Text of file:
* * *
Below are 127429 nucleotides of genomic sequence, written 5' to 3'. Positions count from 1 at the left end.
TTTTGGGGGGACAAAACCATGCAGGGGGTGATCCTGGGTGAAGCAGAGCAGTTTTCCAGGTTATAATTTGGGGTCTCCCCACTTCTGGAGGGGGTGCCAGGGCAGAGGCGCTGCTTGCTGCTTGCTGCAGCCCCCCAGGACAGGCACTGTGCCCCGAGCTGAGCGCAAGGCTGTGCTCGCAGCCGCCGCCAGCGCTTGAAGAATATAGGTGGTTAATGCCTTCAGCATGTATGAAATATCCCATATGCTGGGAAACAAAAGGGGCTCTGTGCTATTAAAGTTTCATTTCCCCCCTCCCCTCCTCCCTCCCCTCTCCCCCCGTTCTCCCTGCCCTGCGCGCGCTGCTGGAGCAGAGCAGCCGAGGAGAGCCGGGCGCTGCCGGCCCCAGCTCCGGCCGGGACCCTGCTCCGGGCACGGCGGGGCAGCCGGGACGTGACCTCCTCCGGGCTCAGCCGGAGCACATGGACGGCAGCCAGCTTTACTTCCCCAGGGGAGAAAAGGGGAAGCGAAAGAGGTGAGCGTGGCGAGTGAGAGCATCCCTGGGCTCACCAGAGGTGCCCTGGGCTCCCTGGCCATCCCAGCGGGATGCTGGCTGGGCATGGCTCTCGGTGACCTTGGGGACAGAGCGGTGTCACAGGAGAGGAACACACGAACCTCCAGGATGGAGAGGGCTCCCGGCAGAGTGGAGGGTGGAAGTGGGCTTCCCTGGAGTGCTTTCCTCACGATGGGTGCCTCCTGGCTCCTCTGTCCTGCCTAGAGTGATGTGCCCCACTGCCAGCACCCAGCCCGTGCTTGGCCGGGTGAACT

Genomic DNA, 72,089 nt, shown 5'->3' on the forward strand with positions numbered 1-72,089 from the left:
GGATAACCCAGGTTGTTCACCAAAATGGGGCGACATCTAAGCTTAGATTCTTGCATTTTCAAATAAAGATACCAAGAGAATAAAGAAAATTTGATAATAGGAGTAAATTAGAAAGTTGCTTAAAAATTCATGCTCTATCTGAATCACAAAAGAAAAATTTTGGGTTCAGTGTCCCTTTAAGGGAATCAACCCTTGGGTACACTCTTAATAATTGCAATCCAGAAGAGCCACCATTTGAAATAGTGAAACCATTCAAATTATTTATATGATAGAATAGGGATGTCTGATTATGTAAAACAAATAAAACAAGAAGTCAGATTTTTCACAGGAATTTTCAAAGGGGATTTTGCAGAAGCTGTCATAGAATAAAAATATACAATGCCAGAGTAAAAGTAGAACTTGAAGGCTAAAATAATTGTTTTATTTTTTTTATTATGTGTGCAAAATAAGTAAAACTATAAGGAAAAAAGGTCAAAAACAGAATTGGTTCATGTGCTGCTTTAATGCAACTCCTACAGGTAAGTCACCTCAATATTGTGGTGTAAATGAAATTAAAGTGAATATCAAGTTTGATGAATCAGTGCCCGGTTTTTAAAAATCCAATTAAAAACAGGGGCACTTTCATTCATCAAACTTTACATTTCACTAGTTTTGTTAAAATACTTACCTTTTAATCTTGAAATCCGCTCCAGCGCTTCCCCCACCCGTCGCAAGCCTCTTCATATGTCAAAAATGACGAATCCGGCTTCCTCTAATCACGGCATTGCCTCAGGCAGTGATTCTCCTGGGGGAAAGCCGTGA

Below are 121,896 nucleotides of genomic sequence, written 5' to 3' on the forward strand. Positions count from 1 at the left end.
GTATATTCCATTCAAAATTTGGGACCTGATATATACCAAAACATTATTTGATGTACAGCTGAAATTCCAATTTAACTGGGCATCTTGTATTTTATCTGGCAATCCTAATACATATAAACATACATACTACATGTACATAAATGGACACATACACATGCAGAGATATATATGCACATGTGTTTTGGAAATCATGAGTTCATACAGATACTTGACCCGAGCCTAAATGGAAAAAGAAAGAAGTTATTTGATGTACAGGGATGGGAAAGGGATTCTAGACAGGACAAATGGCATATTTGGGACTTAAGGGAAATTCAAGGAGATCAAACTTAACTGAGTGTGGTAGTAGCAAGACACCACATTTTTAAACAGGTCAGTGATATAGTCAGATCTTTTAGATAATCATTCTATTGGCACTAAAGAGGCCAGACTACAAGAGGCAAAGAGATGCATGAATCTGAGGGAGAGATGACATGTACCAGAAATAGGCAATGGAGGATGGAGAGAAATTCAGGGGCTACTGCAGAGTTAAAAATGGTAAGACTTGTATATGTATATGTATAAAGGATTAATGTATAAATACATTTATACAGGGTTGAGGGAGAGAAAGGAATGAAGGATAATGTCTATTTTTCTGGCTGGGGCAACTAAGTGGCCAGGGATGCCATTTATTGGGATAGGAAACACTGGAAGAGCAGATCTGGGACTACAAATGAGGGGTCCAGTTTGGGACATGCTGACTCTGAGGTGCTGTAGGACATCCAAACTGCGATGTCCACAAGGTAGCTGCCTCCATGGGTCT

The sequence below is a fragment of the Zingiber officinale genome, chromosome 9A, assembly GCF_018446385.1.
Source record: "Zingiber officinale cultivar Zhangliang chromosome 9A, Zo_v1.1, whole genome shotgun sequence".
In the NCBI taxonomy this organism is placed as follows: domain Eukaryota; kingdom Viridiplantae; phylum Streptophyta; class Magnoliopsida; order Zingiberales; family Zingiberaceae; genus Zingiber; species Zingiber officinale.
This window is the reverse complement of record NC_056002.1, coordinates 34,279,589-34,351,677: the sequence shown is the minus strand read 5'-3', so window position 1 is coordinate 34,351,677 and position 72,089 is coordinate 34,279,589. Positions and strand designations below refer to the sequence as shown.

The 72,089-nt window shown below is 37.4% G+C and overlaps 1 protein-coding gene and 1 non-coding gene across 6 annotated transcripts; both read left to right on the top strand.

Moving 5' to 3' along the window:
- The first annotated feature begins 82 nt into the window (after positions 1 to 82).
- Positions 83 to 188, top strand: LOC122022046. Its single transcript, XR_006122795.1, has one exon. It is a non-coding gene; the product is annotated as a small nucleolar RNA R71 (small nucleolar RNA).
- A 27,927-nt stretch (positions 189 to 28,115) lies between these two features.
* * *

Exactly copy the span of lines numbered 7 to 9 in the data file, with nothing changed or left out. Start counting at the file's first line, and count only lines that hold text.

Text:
The sequence below is a fragment of the Zingiber officinale genome, chromosome 9A, assembly GCF_018446385.1.
Source record: "Zingiber officinale cultivar Zhangliang chromosome 9A, Zo_v1.1, whole genome shotgun sequence".
In the NCBI taxonomy this organism is placed as follows: domain Eukaryota; kingdom Viridiplantae; phylum Streptophyta; class Magnoliopsida; order Zingiberales; family Zingiberaceae; genus Zingiber; species Zingiber officinale.